Friday, June 04, 2004

PETA vs. Petco

Well, PETA is at it again. PETA, by the way, does not stand for People who Eat Tasty Animals but, rather, People for the Ethical Treatment of Animals. Now that's a rather interesting title isn't it? People... for the ethical treatment of... animals. The distinction between humans and animals is implicit in their name; just what is that distinction based on? In PETA to Petco: Stop selling animals, People for the Ethical Treatment of Animals brings shareholder proposal to chain's annual meeting, PETA protesters showed up at the annual shareholder's meeting to demand that Petco stop selling animals in its stores.
About eight PETA protestors outside the San Diego-based company's annual meeting carried signs that read: "Petco starves baby animals," "Petco throws sick animals in freezers" and "Petco: Where animals die."
Cross reference with Al Mohler's post titled, Judicial Activism at its Worst--A Big Win for Abortionists. Here's an excerpt,
Congress also came under Judge Hamilton's censure. She ruled that Congress' determination that the partial-birth abortion procedure is not medically necessary "is not reasonable and is not based on substantial evidence." Judge Hamilton placed herself above the authority of Congress, rejected congressional testimony, and accepted instead the claims of pro-abortion groups that this procedure would at times be necessary for a woman's health. This flies in the face of official statements of the American Medical Association to the contrary. Why would Judge Hamilton find that a partial-birth abortion would, at times, be important for a woman's health? The judge ruled that "since the fetus undergoes less disarticulation, the risk of leaving fetal parts in the uterus is diminished, and the procedure is likely to take less time." Less time? Should we really be convinced that the procedure is made necessary by the fact that other methods pose a greater risk of "leaving fetal parts in the uterus?" Another revealing dimension of Judge Hamilton's ruling is found in her acceptance of the twisted terminology of the Culture of Death. Throughout her written ruling, Judge Hamilton referred to the dismemberment of the fetus as "disarticulation." This bizarre term is clearly preferred by those who perform abortions, because it is far less likely to be understood by those outside the abortion industry. To speak of a fetus being "disarticulated" is to refer to the procedure whereby it is surgically dismembered in the womb. The use of this tortured vocabulary is evidence of the moral bankruptcy of abortion rights worldview. When the dismemberment of a human baby is reduced to a dishonest term like "disarticulation," moral coherence is lost and the sanctity of human life is effectively denied. This is precisely the kind of euphemistic moral vocabulary used by the Nazi Third Reich and its murderous physicians, but it is now the vocabulary establishing both fact and judgment in a U.S. Federal Court decision.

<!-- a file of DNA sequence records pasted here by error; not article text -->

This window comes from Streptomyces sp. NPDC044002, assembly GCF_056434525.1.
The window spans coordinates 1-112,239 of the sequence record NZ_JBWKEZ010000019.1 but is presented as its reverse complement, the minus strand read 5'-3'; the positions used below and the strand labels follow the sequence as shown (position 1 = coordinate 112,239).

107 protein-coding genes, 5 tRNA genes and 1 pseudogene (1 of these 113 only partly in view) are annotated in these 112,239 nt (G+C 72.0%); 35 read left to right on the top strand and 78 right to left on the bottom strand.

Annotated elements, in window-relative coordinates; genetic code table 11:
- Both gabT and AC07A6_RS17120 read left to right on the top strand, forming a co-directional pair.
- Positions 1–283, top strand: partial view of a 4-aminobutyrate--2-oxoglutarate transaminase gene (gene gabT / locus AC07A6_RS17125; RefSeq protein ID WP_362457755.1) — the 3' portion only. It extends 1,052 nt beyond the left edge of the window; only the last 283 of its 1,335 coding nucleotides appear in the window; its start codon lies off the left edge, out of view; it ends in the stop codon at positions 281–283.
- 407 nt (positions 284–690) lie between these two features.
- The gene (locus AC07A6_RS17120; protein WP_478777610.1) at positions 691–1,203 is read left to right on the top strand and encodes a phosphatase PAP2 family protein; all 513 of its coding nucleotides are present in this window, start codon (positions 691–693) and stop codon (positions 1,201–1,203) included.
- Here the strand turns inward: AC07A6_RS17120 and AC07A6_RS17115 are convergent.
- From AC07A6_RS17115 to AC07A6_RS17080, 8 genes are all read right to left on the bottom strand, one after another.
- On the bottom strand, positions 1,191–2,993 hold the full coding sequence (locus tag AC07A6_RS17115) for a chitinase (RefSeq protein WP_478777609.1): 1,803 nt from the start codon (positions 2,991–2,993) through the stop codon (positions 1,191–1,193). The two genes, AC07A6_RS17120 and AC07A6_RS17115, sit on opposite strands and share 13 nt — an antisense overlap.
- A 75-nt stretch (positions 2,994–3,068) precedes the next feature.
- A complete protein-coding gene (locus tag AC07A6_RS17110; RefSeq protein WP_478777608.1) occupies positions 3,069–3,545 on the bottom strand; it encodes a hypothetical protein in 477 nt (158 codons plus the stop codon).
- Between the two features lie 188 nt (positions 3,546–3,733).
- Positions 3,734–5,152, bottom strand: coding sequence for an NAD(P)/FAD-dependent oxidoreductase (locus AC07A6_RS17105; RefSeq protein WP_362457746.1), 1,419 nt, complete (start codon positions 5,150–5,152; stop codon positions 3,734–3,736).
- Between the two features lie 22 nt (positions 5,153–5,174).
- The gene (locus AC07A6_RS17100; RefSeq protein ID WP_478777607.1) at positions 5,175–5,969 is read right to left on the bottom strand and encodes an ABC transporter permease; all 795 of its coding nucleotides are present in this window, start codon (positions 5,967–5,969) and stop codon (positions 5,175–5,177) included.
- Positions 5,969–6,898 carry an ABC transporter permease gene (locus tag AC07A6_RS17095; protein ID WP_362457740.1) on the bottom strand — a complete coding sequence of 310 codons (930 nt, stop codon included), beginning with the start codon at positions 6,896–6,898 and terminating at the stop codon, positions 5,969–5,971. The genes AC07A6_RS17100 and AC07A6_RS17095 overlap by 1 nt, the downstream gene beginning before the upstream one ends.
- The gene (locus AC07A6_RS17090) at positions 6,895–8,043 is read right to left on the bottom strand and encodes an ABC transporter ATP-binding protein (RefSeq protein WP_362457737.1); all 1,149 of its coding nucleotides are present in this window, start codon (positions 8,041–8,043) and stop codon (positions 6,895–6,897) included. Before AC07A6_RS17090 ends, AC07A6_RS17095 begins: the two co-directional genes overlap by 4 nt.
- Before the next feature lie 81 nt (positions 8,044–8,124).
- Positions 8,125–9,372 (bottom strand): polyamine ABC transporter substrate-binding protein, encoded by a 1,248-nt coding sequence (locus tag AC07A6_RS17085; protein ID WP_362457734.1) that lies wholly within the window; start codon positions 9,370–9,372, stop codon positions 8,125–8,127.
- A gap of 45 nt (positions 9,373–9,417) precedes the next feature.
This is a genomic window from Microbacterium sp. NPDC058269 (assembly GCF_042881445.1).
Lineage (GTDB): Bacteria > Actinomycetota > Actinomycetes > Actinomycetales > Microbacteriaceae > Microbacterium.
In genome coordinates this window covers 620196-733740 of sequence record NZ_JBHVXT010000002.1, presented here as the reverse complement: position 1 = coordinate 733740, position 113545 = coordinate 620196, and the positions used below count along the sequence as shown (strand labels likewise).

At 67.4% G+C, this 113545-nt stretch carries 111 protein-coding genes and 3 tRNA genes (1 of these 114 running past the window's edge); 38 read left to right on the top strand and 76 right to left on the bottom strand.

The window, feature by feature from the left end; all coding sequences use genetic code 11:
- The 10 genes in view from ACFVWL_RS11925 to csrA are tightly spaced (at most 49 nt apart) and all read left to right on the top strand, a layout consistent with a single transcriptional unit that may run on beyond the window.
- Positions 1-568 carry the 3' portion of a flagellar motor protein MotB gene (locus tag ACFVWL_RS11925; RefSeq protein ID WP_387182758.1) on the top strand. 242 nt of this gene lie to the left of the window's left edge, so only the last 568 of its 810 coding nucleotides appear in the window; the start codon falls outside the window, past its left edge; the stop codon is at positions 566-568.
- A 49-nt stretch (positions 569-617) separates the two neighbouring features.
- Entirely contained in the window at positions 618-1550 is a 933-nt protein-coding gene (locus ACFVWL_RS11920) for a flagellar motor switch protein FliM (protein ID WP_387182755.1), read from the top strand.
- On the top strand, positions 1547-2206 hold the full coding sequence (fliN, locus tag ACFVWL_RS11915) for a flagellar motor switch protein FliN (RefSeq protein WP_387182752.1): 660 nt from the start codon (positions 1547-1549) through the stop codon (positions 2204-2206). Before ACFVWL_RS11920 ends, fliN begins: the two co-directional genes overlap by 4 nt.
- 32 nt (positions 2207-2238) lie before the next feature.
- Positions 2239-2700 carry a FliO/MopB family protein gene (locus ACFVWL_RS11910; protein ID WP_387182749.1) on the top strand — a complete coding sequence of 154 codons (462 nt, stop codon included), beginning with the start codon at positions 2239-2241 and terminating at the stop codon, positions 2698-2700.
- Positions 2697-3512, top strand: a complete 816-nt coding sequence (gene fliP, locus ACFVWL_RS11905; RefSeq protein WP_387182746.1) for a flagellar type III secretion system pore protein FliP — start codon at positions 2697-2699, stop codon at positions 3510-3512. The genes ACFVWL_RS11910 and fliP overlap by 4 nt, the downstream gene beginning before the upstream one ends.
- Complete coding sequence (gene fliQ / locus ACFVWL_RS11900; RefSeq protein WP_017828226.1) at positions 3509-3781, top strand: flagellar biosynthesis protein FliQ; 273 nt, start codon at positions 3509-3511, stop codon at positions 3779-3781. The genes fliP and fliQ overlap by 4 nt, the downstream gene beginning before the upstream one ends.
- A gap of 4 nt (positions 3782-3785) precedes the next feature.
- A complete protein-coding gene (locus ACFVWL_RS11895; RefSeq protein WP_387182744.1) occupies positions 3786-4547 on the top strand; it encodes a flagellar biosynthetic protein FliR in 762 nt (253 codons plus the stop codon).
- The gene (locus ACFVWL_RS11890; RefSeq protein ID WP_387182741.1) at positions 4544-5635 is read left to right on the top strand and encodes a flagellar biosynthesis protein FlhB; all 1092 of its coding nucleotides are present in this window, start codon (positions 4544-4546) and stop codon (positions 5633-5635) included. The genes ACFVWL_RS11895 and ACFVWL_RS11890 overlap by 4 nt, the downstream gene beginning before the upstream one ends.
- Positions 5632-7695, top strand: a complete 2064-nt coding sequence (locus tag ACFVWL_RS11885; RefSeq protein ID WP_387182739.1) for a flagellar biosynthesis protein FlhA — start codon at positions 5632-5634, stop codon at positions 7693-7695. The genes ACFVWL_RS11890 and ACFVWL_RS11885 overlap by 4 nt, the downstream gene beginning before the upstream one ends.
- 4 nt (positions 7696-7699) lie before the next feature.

What can be said of a society in which headlines of a pet store protest line up next to those of a judge overturning a ban on partial-birth abortion?

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